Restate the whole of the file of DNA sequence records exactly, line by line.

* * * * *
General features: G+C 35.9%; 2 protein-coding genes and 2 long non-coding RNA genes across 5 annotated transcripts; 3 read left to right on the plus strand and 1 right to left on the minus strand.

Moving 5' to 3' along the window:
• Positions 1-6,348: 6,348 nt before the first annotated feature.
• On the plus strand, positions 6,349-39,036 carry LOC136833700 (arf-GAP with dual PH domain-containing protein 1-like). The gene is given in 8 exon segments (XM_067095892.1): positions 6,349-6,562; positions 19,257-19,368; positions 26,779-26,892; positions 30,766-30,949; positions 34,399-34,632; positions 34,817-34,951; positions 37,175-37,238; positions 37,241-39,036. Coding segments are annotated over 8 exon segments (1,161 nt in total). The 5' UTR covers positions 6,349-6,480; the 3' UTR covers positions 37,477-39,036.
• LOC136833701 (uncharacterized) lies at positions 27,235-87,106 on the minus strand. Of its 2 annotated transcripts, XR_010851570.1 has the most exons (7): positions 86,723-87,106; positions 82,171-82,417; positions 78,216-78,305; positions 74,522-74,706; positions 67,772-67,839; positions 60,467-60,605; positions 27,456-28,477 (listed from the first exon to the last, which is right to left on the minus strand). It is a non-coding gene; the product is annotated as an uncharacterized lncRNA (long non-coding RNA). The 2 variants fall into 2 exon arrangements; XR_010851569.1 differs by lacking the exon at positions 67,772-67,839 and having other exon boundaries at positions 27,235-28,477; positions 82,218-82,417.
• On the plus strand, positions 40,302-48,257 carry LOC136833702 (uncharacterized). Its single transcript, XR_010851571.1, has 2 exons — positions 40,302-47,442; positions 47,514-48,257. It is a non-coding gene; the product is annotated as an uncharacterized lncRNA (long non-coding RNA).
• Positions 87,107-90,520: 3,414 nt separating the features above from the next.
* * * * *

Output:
General features: G+C 35.9%; 2 protein-coding genes and 2 long non-coding RNA genes across 5 annotated transcripts; 3 read left to right on the plus strand and 1 right to left on the minus strand.

Moving 5' to 3' along the window:
• Positions 1-6,348: 6,348 nt before the first annotated feature.
• On the plus strand, positions 6,349-39,036 carry LOC136833700 (arf-GAP with dual PH domain-containing protein 1-like). The gene is given in 8 exon segments (XM_067095892.1): positions 6,349-6,562; positions 19,257-19,368; positions 26,779-26,892; positions 30,766-30,949; positions 34,399-34,632; positions 34,817-34,951; positions 37,175-37,238; positions 37,241-39,036. Coding segments are annotated over 8 exon segments (1,161 nt in total). The 5' UTR covers positions 6,349-6,480; the 3' UTR covers positions 37,477-39,036.
• LOC136833701 (uncharacterized) lies at positions 27,235-87,106 on the minus strand. Of its 2 annotated transcripts, XR_010851570.1 has the most exons (7): positions 86,723-87,106; positions 82,171-82,417; positions 78,216-78,305; positions 74,522-74,706; positions 67,772-67,839; positions 60,467-60,605; positions 27,456-28,477 (listed from the first exon to the last, which is right to left on the minus strand). It is a non-coding gene; the product is annotated as an uncharacterized lncRNA (long non-coding RNA). The 2 variants fall into 2 exon arrangements; XR_010851569.1 differs by lacking the exon at positions 67,772-67,839 and having other exon boundaries at positions 27,235-28,477; positions 82,218-82,417.
• On the plus strand, positions 40,302-48,257 carry LOC136833702 (uncharacterized). Its single transcript, XR_010851571.1, has 2 exons — positions 40,302-47,442; positions 47,514-48,257. It is a non-coding gene; the product is annotated as an uncharacterized lncRNA (long non-coding RNA).
• Positions 87,107-90,520: 3,414 nt separating the features above from the next.